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Garage band does have built in guitar-amp/tone simulations and with the monitor feature on, you'd be able to hear yourself playing. However there is a slight delay between the time you hit the strings to the time you hear it play. It's not horrible, and I haven't had any problem recording things on tempo. However, you'd get a much larger variety of tones with a Pod X3 with better quality as a starting point. Then you could use Garage bands effects/compressors to further improve the tone.

The Pod would also be way more plug in and play friendly, as well as more useful on the long run. With a Pod and a soundboard, you'd be able to record the -exact- sound that you dial in.
The delay should go away if you have some type of sound card with ASIO drivers.
 

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Discussion Starter · #14 ·
So part 1 is complete... I picked up, for $15, a Monster iStudioLink. It's pretty cool. Gets the job done cheaply.
 

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Not familiar with that particular product, and not really a monster fan in general, but congrats nonetheless.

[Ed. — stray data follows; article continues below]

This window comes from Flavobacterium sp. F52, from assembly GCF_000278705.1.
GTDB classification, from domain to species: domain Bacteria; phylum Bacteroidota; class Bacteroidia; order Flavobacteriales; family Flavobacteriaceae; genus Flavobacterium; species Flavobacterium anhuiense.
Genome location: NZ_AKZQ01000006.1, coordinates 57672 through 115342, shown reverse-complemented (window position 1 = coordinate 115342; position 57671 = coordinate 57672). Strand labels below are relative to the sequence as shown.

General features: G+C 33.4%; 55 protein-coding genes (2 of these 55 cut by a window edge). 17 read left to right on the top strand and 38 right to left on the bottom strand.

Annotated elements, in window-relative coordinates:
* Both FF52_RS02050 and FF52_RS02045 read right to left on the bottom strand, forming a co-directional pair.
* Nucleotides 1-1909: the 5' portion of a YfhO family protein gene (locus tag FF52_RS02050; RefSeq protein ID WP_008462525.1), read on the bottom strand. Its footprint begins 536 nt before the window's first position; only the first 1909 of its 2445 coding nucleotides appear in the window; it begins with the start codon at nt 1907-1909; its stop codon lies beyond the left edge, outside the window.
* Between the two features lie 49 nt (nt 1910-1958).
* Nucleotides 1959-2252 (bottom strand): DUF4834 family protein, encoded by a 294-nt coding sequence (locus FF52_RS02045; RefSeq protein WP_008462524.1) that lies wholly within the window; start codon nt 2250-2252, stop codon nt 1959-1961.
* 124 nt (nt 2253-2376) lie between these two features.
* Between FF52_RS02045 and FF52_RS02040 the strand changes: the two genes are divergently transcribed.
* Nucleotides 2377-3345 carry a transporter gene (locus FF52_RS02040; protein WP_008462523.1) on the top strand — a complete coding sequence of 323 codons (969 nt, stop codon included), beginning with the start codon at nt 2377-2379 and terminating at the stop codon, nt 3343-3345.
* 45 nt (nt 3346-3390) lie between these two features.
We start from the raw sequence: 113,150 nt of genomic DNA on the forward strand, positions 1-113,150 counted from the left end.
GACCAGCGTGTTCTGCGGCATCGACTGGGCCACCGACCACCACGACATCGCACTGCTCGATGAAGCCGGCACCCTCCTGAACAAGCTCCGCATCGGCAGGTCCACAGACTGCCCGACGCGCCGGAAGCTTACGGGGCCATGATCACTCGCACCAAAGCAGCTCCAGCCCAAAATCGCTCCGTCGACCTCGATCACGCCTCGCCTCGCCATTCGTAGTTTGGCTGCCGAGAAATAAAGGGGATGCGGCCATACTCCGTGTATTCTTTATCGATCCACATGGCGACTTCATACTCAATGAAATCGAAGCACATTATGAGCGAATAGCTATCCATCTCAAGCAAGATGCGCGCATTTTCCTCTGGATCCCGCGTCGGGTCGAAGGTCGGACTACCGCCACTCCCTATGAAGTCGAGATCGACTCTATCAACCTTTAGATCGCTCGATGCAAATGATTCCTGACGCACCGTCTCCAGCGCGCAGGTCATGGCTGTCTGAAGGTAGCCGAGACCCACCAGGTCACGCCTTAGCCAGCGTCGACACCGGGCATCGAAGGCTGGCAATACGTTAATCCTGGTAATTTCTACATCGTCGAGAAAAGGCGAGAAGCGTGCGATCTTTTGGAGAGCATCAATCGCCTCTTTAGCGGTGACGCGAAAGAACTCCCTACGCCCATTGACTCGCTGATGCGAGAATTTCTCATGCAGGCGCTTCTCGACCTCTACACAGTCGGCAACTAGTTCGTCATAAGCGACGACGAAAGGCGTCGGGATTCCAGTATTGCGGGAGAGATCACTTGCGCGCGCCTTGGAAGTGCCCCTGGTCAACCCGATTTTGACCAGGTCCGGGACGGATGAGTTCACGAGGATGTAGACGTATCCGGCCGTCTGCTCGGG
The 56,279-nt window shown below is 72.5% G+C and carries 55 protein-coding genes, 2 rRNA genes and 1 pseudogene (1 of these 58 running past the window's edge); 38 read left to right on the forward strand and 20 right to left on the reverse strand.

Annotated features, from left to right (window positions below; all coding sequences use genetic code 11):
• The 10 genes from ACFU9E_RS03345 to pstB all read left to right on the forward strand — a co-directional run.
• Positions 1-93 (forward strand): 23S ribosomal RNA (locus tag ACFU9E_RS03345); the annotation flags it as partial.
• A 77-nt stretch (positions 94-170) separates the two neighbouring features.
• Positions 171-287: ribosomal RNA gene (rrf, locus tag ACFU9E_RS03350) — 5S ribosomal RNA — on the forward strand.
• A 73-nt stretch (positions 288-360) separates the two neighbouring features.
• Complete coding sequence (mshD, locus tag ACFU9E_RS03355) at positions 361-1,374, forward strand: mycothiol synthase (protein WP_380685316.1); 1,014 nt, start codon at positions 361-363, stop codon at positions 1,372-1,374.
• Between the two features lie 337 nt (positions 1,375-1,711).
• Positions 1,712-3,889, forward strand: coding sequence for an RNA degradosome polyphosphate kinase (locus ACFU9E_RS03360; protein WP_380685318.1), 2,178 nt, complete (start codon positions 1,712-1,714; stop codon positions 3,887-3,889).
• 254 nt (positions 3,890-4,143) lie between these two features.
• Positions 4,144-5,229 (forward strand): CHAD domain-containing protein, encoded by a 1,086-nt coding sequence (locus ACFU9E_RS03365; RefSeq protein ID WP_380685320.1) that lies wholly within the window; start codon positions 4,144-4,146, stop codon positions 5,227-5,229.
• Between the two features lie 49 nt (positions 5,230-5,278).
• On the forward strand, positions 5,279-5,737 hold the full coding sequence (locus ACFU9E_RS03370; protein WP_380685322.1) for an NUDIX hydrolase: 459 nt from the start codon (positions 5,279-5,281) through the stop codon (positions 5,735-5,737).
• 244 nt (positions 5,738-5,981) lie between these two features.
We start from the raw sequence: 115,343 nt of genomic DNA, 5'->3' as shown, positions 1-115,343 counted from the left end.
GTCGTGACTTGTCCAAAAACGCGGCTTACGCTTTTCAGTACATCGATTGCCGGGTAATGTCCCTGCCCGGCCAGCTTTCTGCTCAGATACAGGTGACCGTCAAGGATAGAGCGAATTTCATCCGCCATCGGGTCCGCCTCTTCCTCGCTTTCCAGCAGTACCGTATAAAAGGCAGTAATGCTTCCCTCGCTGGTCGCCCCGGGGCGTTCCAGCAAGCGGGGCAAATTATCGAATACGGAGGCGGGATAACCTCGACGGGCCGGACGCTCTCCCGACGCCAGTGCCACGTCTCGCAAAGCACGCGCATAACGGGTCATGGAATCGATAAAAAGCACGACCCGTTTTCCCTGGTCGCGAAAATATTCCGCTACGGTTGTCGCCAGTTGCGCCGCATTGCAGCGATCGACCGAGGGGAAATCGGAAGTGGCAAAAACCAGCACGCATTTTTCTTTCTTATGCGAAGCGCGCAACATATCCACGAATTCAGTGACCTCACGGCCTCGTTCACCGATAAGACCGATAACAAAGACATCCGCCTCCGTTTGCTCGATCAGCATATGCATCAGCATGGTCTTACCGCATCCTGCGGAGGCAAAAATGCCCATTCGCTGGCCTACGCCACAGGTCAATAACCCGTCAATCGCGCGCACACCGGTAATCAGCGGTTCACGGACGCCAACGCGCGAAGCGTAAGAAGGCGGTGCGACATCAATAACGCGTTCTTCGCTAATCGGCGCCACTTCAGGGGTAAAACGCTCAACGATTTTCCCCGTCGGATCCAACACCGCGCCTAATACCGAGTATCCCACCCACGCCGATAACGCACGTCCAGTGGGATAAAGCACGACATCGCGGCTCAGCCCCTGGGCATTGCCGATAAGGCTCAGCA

Does your sound card have a mic in or a line in? Back when I first started recording in college (I'm an '03 grad, so this was a while ago :lol:) I used to simply run a SM58 knockoff into a XLR-1/4" cable and use a 1/4"=1/8" adaptor to plug it straight into my soundcard to mic up. Then I picked up a Johnson J-Station, and would run an out from that into the line in in the same manner.

I get much better sound quality today (Firepod with an external pre, running through my firewire port to my desktop), but even that was pretty serviceable and was more than enough to learn the ropes on and do guitar demos in my bedroom. I'll post up a clip if I think of it, tonight. :yesway:
 

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The firepod should've been the choice IMO. I feel that presonus gives you a great bang for your buck so to speak. I have a firestudio and I'm pretty happy with it.

Jimmy:smile: